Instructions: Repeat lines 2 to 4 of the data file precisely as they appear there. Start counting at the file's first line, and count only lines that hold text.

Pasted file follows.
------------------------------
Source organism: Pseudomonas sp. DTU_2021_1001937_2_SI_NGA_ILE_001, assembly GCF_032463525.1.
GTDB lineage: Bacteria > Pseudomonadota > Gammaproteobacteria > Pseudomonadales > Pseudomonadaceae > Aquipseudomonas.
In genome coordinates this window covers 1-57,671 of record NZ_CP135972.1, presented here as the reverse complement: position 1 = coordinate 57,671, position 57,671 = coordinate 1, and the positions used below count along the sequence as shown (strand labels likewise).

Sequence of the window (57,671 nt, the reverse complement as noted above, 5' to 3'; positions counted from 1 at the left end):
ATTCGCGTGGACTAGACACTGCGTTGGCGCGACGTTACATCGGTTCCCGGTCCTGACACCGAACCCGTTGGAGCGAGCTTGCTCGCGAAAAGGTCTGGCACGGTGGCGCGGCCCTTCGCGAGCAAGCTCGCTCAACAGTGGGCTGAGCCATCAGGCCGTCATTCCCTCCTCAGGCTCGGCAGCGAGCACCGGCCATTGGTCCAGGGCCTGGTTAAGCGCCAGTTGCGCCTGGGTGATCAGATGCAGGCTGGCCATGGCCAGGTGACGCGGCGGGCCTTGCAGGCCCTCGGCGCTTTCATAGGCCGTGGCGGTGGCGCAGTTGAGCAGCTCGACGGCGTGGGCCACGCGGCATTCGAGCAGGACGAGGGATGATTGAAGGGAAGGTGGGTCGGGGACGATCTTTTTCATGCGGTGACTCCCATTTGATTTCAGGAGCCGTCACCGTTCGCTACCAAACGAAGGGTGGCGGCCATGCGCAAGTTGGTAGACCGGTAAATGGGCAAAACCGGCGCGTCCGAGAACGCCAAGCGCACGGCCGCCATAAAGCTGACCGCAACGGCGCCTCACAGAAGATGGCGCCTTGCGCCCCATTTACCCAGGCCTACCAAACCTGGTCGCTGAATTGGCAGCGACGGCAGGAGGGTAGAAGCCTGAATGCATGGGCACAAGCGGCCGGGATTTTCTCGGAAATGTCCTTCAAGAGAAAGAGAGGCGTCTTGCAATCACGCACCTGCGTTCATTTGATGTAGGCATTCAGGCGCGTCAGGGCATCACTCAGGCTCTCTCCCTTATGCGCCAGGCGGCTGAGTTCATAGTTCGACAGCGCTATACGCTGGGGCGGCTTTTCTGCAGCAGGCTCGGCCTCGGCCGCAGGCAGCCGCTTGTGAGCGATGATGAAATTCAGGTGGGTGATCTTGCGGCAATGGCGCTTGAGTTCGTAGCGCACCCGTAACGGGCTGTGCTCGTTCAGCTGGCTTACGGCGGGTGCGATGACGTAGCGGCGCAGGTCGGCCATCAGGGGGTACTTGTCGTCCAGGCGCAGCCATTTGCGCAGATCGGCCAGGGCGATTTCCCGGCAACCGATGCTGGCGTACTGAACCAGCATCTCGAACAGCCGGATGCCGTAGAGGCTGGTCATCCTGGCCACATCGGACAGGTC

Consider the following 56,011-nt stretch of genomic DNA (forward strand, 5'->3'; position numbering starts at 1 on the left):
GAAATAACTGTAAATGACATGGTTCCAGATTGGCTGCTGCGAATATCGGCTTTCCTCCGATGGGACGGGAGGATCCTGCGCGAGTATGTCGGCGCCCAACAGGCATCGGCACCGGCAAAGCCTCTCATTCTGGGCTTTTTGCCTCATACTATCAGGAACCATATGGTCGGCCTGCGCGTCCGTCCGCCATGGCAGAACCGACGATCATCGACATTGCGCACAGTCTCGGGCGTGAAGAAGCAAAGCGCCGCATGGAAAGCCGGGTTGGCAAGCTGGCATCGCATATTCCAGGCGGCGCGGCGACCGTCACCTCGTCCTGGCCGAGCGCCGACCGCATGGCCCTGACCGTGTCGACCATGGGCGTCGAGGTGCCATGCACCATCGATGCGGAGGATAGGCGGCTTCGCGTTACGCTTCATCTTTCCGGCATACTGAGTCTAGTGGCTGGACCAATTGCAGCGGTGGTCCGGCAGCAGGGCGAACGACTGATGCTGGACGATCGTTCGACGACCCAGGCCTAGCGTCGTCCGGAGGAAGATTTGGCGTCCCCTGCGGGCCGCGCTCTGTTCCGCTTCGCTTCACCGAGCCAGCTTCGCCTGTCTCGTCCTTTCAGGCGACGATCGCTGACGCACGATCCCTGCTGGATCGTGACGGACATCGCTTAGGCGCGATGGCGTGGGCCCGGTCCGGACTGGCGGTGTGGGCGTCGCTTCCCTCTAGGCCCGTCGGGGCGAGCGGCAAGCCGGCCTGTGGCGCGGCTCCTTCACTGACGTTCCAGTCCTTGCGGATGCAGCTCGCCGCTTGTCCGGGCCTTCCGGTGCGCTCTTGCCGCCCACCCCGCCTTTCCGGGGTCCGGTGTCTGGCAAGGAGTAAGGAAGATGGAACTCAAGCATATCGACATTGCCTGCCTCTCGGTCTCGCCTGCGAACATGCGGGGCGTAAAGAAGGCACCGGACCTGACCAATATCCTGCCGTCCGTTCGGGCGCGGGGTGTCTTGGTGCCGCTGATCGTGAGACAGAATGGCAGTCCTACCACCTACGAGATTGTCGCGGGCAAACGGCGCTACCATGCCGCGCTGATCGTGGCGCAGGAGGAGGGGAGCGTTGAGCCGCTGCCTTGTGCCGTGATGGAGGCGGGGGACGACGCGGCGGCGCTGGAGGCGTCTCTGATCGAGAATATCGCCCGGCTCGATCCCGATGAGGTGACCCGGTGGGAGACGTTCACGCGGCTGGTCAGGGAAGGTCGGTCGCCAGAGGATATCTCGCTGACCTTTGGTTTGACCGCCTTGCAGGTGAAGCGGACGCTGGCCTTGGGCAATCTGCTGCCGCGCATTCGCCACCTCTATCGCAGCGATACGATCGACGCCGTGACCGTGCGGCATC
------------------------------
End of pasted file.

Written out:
GTDB lineage: Bacteria > Pseudomonadota > Gammaproteobacteria > Pseudomonadales > Pseudomonadaceae > Aquipseudomonas.
In genome coordinates this window covers 1-57,671 of record NZ_CP135972.1, presented here as the reverse complement: position 1 = coordinate 57,671, position 57,671 = coordinate 1, and the positions used below count along the sequence as shown (strand labels likewise).

Sequence of the window (57,671 nt, the reverse complement as noted above, 5' to 3'; positions counted from 1 at the left end):